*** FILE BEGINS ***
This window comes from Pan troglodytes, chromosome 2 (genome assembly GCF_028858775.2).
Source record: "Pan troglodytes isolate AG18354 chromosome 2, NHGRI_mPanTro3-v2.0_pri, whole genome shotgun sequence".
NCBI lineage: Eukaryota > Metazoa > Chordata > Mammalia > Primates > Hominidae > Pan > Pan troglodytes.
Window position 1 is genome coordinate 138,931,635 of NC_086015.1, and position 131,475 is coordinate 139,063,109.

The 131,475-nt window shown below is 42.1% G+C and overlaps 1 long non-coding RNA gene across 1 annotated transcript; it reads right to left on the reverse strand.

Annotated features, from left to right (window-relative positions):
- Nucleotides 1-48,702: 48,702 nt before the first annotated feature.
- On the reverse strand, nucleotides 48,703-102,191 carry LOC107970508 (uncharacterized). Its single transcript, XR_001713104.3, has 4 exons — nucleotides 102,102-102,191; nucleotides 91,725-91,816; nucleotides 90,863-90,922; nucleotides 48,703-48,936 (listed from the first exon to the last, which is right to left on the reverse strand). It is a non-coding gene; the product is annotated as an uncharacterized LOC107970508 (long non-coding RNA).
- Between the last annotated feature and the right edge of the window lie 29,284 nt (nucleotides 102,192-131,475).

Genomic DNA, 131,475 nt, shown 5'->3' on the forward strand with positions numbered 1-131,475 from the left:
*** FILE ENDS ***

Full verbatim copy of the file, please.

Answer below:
This window comes from Pan troglodytes, chromosome 2 (genome assembly GCF_028858775.2).
Source record: "Pan troglodytes isolate AG18354 chromosome 2, NHGRI_mPanTro3-v2.0_pri, whole genome shotgun sequence".
NCBI lineage: Eukaryota > Metazoa > Chordata > Mammalia > Primates > Hominidae > Pan > Pan troglodytes.
Window position 1 is genome coordinate 138,931,635 of NC_086015.1, and position 131,475 is coordinate 139,063,109.

The 131,475-nt window shown below is 42.1% G+C and overlaps 1 long non-coding RNA gene across 1 annotated transcript; it reads right to left on the reverse strand.

Annotated features, from left to right (window-relative positions):
- Nucleotides 1-48,702: 48,702 nt before the first annotated feature.
- On the reverse strand, nucleotides 48,703-102,191 carry LOC107970508 (uncharacterized). Its single transcript, XR_001713104.3, has 4 exons — nucleotides 102,102-102,191; nucleotides 91,725-91,816; nucleotides 90,863-90,922; nucleotides 48,703-48,936 (listed from the first exon to the last, which is right to left on the reverse strand). It is a non-coding gene; the product is annotated as an uncharacterized LOC107970508 (long non-coding RNA).
- Between the last annotated feature and the right edge of the window lie 29,284 nt (nucleotides 102,192-131,475).

Genomic DNA, 131,475 nt, shown 5'->3' on the forward strand with positions numbered 1-131,475 from the left: